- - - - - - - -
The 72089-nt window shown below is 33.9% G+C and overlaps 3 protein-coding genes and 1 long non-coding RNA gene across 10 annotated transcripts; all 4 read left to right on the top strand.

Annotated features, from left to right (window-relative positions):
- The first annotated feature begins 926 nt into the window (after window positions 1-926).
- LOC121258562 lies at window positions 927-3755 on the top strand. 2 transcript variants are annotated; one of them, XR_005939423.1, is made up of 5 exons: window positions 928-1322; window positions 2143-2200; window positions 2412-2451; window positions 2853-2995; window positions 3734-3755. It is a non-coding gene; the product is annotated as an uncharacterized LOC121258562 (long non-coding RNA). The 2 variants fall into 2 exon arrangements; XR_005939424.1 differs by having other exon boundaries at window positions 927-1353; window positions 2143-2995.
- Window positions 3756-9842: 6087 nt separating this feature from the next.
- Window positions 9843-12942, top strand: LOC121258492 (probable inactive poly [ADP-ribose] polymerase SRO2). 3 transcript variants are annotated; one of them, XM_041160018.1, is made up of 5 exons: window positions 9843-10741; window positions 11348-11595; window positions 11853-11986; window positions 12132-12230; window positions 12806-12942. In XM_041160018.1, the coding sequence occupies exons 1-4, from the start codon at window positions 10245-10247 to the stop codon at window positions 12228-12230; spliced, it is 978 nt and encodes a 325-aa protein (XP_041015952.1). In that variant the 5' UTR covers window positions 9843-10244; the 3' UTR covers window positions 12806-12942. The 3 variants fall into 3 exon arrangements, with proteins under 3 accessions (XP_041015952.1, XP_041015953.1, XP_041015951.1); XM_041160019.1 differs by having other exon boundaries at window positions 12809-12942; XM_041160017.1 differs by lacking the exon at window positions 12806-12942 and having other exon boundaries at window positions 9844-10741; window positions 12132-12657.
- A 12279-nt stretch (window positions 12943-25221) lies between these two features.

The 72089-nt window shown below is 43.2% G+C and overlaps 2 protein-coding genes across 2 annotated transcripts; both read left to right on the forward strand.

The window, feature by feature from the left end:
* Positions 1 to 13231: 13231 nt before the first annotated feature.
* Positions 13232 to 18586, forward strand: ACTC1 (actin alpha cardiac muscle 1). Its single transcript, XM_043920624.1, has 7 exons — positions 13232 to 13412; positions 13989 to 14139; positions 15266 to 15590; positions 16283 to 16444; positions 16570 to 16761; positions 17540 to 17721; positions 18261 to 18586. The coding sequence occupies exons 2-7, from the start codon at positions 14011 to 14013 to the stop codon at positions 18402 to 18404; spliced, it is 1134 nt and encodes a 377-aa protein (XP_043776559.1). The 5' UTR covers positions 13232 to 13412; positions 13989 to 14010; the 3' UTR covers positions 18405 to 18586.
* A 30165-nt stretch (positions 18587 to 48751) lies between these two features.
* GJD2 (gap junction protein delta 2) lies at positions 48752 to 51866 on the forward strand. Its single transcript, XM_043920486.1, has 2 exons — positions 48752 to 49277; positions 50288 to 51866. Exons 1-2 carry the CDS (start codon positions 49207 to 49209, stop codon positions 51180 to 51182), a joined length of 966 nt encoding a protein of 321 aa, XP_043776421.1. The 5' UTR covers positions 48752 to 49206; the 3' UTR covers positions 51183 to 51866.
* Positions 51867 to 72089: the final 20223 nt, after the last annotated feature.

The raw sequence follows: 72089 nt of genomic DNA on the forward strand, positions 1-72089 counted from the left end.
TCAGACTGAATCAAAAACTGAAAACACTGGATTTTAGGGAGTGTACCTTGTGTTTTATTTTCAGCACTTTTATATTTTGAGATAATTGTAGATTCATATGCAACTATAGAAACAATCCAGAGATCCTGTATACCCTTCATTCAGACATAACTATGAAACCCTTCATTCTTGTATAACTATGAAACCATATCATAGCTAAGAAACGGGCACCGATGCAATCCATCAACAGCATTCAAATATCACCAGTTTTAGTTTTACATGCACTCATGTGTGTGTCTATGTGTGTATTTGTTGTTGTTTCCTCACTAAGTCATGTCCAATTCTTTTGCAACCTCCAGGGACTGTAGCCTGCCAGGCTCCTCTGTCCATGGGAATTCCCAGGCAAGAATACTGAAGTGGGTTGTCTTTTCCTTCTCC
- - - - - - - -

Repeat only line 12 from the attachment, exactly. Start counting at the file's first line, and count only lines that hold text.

* A 30165-nt stretch (positions 18587 to 48751) lies between these two features.